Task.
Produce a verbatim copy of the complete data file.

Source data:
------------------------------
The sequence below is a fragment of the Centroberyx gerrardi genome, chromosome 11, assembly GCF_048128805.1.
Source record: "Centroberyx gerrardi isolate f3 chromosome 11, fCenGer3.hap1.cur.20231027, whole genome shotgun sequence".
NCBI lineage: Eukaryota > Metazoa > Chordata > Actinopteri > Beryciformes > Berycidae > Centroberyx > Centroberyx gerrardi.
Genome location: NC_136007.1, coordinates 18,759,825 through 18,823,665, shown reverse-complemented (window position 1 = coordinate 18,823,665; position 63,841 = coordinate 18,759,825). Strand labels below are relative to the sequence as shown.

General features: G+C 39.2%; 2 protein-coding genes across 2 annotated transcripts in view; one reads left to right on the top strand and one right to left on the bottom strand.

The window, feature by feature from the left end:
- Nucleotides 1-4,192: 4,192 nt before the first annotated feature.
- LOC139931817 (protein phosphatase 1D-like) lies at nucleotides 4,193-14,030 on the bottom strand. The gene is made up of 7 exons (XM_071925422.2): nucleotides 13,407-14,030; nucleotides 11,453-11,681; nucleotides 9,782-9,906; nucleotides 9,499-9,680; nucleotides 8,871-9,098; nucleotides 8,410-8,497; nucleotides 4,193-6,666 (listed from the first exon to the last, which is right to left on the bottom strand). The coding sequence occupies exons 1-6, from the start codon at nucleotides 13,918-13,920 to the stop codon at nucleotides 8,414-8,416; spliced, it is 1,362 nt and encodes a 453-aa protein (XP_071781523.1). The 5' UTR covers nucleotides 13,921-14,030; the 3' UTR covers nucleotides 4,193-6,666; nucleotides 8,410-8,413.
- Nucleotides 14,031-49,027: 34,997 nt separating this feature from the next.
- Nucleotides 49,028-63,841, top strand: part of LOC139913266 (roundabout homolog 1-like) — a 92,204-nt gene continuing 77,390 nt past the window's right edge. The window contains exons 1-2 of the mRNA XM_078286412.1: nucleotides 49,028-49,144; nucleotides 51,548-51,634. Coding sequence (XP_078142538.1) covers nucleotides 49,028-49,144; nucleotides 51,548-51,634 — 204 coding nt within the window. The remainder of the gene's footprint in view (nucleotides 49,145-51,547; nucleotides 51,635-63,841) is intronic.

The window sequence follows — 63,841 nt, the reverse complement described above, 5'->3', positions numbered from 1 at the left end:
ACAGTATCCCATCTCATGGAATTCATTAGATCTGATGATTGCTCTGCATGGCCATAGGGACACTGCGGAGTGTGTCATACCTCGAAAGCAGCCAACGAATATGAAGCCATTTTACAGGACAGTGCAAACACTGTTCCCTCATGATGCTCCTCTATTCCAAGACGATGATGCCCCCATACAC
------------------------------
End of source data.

The sequence below is a fragment of the Centroberyx gerrardi genome, chromosome 11, assembly GCF_048128805.1.
Source record: "Centroberyx gerrardi isolate f3 chromosome 11, fCenGer3.hap1.cur.20231027, whole genome shotgun sequence".
NCBI lineage: Eukaryota > Metazoa > Chordata > Actinopteri > Beryciformes > Berycidae > Centroberyx > Centroberyx gerrardi.
Genome location: NC_136007.1, coordinates 18,759,825 through 18,823,665, shown reverse-complemented (window position 1 = coordinate 18,823,665; position 63,841 = coordinate 18,759,825). Strand labels below are relative to the sequence as shown.

General features: G+C 39.2%; 2 protein-coding genes across 2 annotated transcripts in view; one reads left to right on the top strand and one right to left on the bottom strand.

The window, feature by feature from the left end:
- Nucleotides 1-4,192: 4,192 nt before the first annotated feature.
- LOC139931817 (protein phosphatase 1D-like) lies at nucleotides 4,193-14,030 on the bottom strand. The gene is made up of 7 exons (XM_071925422.2): nucleotides 13,407-14,030; nucleotides 11,453-11,681; nucleotides 9,782-9,906; nucleotides 9,499-9,680; nucleotides 8,871-9,098; nucleotides 8,410-8,497; nucleotides 4,193-6,666 (listed from the first exon to the last, which is right to left on the bottom strand). The coding sequence occupies exons 1-6, from the start codon at nucleotides 13,918-13,920 to the stop codon at nucleotides 8,414-8,416; spliced, it is 1,362 nt and encodes a 453-aa protein (XP_071781523.1). The 5' UTR covers nucleotides 13,921-14,030; the 3' UTR covers nucleotides 4,193-6,666; nucleotides 8,410-8,413.
- Nucleotides 14,031-49,027: 34,997 nt separating this feature from the next.
- Nucleotides 49,028-63,841, top strand: part of LOC139913266 (roundabout homolog 1-like) — a 92,204-nt gene continuing 77,390 nt past the window's right edge. The window contains exons 1-2 of the mRNA XM_078286412.1: nucleotides 49,028-49,144; nucleotides 51,548-51,634. Coding sequence (XP_078142538.1) covers nucleotides 49,028-49,144; nucleotides 51,548-51,634 — 204 coding nt within the window. The remainder of the gene's footprint in view (nucleotides 49,145-51,547; nucleotides 51,635-63,841) is intronic.

The window sequence follows — 63,841 nt, the reverse complement described above, 5'->3', positions numbered from 1 at the left end:
ACAGTATCCCATCTCATGGAATTCATTAGATCTGATGATTGCTCTGCATGGCCATAGGGACACTGCGGAGTGTGTCATACCTCGAAAGCAGCCAACGAATATGAAGCCATTTTACAGGACAGTGCAAACACTGTTCCCTCATGATGCTCCTCTATTCCAAGACGATGATGCCCCCATACAC